No liquor? No problem. Kerala addicts get used to abstinence

Kerala has seen at least six suicides while the Vimukthi centres received hundreds of distress calls from addicts in the first two-three days of the closure of the liquor outlets.

Published: 12th April 2020 05:44 PM  |   Last Updated: 12th April 2020 05:44 PM   |  A+A-

alcohol, prohibition, liquor

For representational purposes (Express Illustrations)

Express News Service

KOCHI: The alcohol addicts in Kerala seem to have gotten used to the prolonged non-availability of liquor. The number of distress calls to the excise department's de-addiction programme 'Vimukthi' has come down to just five-10 per day from over 200 calls in the initial days of the lockdown. Moreover, there has been no suicides or attempts reported due to the withdrawal symptoms in the last four-five days, said officials.'

"The withdrawal symptoms are mostly seen in the first three-five days, after which they get used to it. We have not seen any instances of suicide attempts or cases of withdrawal symptoms in recent days," said B Tennymon, CI, excise divisional office.

Kerala has seen at least six suicides while the Vimukthi centres received hundreds of distress calls from addicts in the first two-three days of the closure of the liquor outlets.


"We used to get over 200 calls in the first couple of days, then it has come down significantly. In the last few days, there were hardly any calls. It seems things have settled down," said B Suresh, assistant excise commissioner, who also oversee the Vimukthi de-addiction programme.

He, however, added that there may be a few instances where the alcoholics may be getting illicit liquor from other sources. "We cannot completely rule out the possibility, given the fact that there have been an increase in cases of illicit brewing in the state," he said.

According to him, though the excise department's toll-free number 14405 received over 200 calls per day, only about 10 people required immediate admission at its de-addiction centre in Muvattupuzha. "At Muvattupuzha, we have only 10 beds; so in many cases which required hospital admission, we referred the cases to the nearby taluk hospitals," said Tennymon.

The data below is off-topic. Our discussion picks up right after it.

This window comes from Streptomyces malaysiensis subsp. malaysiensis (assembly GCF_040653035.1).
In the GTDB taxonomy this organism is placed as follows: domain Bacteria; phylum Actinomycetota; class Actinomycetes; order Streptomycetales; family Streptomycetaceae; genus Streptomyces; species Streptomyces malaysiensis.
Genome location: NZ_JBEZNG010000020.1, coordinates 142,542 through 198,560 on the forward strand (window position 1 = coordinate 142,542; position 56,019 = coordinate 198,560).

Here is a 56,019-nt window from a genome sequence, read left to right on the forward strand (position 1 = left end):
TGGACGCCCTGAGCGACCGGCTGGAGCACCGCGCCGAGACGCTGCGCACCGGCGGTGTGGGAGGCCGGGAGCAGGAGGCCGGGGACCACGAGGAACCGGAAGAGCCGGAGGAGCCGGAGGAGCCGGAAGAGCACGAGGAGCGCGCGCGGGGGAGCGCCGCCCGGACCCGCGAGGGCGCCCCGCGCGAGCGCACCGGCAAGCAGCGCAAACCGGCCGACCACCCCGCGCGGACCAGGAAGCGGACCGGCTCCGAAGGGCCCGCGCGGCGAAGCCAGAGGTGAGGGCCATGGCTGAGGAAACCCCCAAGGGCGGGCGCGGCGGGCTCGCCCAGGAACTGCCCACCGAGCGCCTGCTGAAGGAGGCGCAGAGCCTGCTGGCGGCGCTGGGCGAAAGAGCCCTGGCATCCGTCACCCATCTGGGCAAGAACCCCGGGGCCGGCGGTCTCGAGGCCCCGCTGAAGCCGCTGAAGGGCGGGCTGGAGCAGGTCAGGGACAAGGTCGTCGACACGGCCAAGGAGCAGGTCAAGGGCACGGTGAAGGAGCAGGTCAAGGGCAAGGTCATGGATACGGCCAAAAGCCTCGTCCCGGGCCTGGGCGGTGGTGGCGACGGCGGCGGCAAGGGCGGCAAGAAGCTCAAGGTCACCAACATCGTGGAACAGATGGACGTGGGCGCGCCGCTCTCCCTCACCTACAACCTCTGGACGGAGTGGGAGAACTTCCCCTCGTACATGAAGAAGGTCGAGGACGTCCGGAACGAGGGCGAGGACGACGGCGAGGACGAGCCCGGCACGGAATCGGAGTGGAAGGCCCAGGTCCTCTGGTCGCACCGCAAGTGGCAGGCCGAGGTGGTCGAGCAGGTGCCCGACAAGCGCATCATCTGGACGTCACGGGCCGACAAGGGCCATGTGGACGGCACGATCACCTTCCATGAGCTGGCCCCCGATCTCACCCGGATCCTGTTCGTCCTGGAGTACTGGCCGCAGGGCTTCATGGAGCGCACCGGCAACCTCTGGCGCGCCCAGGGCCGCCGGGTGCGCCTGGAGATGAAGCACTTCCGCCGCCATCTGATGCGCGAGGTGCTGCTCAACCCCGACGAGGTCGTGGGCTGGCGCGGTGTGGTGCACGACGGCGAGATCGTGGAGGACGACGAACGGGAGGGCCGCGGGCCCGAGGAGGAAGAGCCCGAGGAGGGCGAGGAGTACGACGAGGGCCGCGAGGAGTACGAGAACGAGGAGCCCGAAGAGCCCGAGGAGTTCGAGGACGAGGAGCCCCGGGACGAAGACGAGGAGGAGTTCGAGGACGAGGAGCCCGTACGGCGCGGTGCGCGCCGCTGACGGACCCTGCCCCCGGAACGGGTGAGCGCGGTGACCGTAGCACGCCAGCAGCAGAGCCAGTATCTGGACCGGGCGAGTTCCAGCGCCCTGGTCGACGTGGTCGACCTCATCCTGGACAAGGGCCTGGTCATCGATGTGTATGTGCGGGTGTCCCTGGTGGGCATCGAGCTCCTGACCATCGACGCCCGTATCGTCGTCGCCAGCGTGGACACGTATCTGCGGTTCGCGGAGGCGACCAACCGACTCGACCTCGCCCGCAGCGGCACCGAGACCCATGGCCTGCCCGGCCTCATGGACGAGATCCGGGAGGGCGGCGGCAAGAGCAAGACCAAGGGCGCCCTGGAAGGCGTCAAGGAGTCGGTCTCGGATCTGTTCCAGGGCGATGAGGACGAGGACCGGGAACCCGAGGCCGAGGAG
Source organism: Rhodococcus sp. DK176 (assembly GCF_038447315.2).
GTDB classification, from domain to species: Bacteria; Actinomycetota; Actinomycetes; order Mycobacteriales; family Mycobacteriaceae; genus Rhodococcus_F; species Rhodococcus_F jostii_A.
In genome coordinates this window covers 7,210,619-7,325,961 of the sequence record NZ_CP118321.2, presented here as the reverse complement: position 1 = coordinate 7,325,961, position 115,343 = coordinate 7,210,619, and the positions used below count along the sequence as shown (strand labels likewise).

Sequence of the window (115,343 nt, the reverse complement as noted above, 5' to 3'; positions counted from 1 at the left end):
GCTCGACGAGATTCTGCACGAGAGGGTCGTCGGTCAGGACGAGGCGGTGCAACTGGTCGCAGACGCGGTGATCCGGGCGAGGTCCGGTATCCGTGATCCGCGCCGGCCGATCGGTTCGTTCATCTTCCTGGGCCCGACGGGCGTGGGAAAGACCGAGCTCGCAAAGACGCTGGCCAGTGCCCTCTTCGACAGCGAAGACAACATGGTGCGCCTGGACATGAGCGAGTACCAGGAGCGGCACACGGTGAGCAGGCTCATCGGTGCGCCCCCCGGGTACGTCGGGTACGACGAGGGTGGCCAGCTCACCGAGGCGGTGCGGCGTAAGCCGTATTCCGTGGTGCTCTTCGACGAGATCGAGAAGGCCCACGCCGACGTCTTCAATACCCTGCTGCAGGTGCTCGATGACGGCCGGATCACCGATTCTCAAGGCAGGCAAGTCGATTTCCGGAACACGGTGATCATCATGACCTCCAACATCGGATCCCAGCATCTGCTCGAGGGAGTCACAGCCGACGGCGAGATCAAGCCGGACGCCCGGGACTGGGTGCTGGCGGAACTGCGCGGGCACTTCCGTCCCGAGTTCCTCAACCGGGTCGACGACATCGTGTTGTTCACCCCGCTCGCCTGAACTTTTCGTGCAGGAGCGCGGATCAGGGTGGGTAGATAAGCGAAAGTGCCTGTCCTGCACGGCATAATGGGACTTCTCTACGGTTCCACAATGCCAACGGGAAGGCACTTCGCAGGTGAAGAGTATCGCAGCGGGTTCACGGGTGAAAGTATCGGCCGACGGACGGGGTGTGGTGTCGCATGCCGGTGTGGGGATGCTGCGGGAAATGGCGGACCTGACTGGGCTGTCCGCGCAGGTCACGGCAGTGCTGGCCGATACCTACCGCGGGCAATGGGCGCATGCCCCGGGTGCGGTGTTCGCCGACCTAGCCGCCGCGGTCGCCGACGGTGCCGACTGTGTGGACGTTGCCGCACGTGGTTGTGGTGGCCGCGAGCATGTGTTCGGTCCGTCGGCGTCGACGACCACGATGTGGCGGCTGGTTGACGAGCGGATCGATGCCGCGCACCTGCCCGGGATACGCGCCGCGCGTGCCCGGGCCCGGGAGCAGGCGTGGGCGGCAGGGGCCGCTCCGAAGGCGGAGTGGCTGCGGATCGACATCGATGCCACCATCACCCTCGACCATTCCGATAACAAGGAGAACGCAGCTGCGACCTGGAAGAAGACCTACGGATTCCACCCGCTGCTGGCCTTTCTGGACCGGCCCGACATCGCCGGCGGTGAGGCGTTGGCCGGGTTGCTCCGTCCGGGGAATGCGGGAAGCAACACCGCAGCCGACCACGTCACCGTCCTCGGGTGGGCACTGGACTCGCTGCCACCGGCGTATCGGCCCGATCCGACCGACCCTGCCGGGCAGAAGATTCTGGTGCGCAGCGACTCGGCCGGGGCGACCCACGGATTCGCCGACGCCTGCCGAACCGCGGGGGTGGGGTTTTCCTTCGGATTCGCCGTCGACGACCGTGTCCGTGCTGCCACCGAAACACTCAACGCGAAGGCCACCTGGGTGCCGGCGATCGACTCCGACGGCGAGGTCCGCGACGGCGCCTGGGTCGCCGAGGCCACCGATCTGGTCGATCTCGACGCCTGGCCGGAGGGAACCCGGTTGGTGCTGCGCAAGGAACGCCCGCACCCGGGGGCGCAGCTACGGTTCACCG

Mukkampuzha Nandakumar, chairman, Development Action Council for Kerala, an NGO group, termed the decline in alcohol withdrawal-related cases as a positive outcome of the lockdown. "The government should use the occasion to close all Bevco retail outlets. The government can open pubs at each panchayats where the Bevco employees can be rehabilitated," he said.

"There was a perception created that most Malayali men are alcohol addicts and they cannot withstand long periods of alcohol unavailability. The lockdown has shattered such theories. Since liquor is a major source of income for the government, it can sell the alcohol via pubs," he said.

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  • anoopt

    this is a whole load of bullsh#t. people who need alcohol do have their sources in kerala and they know how to even make vat under everyones nose. this is kerala where if there is no legit alcohol then there is always illigel alcohol which people get to buy. And people who do not have such access turn to rehabs but then if they put their mind to it they will find it. Never underestimate malayalis and never post such absurd bullsht online.
    1 month ago reply
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